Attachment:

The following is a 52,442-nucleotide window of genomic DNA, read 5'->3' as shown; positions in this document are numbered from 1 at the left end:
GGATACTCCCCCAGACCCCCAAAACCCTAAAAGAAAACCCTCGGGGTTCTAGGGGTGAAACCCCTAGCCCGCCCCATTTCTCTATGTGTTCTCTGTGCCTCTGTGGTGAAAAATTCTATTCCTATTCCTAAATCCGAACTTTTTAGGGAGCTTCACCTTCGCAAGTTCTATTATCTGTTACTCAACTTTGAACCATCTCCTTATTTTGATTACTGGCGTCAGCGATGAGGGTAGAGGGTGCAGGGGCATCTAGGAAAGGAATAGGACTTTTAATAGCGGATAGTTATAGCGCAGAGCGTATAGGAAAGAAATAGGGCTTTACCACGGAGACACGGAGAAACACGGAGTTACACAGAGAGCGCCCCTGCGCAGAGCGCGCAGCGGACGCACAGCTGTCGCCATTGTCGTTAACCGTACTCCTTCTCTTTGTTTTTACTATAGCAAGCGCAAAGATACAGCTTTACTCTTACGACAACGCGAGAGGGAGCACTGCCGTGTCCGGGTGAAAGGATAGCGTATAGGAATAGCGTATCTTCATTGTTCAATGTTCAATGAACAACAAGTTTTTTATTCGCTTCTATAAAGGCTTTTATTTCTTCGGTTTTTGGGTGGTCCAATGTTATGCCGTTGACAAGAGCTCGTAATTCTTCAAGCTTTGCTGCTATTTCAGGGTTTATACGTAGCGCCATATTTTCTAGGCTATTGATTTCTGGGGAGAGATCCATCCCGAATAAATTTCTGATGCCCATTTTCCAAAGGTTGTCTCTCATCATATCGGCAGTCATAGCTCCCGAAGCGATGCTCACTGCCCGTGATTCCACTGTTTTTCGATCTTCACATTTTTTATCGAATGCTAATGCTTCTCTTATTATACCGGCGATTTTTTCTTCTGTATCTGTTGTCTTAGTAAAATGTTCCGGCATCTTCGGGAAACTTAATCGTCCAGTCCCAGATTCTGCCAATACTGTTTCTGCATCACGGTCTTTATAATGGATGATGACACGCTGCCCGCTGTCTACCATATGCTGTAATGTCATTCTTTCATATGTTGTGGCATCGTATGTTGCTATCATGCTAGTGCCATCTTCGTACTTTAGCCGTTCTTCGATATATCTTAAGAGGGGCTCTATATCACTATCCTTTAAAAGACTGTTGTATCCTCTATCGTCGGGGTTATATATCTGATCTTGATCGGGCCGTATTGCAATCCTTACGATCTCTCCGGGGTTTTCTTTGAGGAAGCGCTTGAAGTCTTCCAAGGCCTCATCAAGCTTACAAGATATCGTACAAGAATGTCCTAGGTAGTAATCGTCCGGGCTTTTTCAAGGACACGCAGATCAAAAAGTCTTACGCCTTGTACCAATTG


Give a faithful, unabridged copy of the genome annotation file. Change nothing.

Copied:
The following is a 52,442-nucleotide window of genomic DNA, read 5'->3' as shown; positions in this document are numbered from 1 at the left end:
GGATACTCCCCCAGACCCCCAAAACCCTAAAAGAAAACCCTCGGGGTTCTAGGGGTGAAACCCCTAGCCCGCCCCATTTCTCTATGTGTTCTCTGTGCCTCTGTGGTGAAAAATTCTATTCCTATTCCTAAATCCGAACTTTTTAGGGAGCTTCACCTTCGCAAGTTCTATTATCTGTTACTCAACTTTGAACCATCTCCTTATTTTGATTACTGGCGTCAGCGATGAGGGTAGAGGGTGCAGGGGCATCTAGGAAAGGAATAGGACTTTTAATAGCGGATAGTTATAGCGCAGAGCGTATAGGAAAGAAATAGGGCTTTACCACGGAGACACGGAGAAACACGGAGTTACACAGAGAGCGCCCCTGCGCAGAGCGCGCAGCGGACGCACAGCTGTCGCCATTGTCGTTAACCGTACTCCTTCTCTTTGTTTTTACTATAGCAAGCGCAAAGATACAGCTTTACTCTTACGACAACGCGAGAGGGAGCACTGCCGTGTCCGGGTGAAAGGATAGCGTATAGGAATAGCGTATCTTCATTGTTCAATGTTCAATGAACAACAAGTTTTTTATTCGCTTCTATAAAGGCTTTTATTTCTTCGGTTTTTGGGTGGTCCAATGTTATGCCGTTGACAAGAGCTCGTAATTCTTCAAGCTTTGCTGCTATTTCAGGGTTTATACGTAGCGCCATATTTTCTAGGCTATTGATTTCTGGGGAGAGATCCATCCCGAATAAATTTCTGATGCCCATTTTCCAAAGGTTGTCTCTCATCATATCGGCAGTCATAGCTCCCGAAGCGATGCTCACTGCCCGTGATTCCACTGTTTTTCGATCTTCACATTTTTTATCGAATGCTAATGCTTCTCTTATTATACCGGCGATTTTTTCTTCTGTATCTGTTGTCTTAGTAAAATGTTCCGGCATCTTCGGGAAACTTAATCGTCCAGTCCCAGATTCTGCCAATACTGTTTCTGCATCACGGTCTTTATAATGGATGATGACACGCTGCCCGCTGTCTACCATATGCTGTAATGTCATTCTTTCATATGTTGTGGCATCGTATGTTGCTATCATGCTAGTGCCATCTTCGTACTTTAGCCGTTCTTCGATATATCTTAAGAGGGGCTCTATATCACTATCCTTTAAAAGACTGTTGTATCCTCTATCGTCGGGGTTATATATCTGATCTTGATCGGGCCGTATTGCAATCCTTACGATCTCTCCGGGGTTTTCTTTGAGGAAGCGCTTGAAGTCTTCCAAGGCCTCATCAAGCTTACAAGATATCGTACAAGAATGTCCTAGGTAGTAATCGTCCGGGCTTTTTCAAGGACACGCAGATCAAAAAGTCTTACGCCTTGTACCAATTG